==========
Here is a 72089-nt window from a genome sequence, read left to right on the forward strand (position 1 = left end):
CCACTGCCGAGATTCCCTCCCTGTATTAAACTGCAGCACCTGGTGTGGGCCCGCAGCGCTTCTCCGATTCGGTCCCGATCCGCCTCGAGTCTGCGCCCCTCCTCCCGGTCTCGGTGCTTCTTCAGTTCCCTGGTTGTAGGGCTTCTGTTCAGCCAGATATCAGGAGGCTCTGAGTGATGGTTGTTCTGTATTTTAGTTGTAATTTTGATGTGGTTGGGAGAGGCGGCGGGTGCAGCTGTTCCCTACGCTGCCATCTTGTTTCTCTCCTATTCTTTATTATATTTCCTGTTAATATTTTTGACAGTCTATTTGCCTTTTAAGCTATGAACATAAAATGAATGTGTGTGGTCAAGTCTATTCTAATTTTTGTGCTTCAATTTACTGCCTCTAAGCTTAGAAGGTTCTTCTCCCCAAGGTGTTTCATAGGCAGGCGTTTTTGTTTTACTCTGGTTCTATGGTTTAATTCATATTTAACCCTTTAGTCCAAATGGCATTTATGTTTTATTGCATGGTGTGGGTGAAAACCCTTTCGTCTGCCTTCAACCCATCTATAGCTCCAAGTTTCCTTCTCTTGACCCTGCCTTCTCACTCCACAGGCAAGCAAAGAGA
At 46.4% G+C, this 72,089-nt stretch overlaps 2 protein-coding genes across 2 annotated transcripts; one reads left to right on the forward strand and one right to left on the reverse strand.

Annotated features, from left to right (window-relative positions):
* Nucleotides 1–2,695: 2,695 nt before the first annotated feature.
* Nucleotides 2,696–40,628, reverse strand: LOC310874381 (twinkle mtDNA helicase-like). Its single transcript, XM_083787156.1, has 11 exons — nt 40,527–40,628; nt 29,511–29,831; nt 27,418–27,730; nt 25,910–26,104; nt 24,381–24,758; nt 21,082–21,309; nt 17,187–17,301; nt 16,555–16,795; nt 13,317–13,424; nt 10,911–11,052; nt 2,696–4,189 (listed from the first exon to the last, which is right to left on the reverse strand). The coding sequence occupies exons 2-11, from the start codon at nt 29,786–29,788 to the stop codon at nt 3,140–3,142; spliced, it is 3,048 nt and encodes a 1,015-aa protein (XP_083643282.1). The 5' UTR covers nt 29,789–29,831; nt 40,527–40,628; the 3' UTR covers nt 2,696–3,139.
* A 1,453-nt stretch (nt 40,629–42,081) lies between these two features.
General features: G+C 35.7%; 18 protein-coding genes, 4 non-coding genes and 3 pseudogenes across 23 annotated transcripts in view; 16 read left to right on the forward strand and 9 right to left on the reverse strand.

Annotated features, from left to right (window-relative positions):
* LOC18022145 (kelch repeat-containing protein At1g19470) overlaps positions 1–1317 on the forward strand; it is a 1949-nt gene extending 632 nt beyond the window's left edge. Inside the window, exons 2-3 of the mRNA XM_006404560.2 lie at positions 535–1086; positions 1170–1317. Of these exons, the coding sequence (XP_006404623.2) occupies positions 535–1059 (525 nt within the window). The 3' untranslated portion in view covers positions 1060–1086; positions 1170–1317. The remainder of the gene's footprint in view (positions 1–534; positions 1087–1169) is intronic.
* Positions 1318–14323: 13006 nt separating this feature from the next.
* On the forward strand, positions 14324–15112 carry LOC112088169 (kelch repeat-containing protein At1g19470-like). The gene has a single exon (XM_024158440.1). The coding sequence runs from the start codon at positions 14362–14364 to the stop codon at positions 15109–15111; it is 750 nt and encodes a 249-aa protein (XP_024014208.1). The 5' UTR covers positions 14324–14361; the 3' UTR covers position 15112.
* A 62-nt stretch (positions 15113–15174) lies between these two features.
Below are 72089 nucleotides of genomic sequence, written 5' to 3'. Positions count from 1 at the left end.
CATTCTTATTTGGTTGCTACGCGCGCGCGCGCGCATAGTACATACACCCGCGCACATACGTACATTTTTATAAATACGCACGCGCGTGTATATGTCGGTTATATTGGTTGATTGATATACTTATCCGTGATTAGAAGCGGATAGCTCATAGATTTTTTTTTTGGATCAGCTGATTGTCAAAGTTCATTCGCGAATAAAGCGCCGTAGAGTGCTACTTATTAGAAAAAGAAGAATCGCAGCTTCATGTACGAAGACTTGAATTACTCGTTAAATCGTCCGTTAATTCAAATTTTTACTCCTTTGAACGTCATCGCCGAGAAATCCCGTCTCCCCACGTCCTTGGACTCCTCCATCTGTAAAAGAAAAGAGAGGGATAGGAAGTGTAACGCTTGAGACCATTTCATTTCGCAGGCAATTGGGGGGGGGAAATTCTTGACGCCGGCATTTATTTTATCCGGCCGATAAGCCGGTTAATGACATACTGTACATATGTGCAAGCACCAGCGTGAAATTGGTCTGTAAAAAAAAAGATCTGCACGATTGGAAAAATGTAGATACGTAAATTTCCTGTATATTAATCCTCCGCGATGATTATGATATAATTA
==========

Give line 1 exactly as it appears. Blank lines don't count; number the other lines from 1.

Here is a 72089-nt window from a genome sequence, read left to right on the forward strand (position 1 = left end):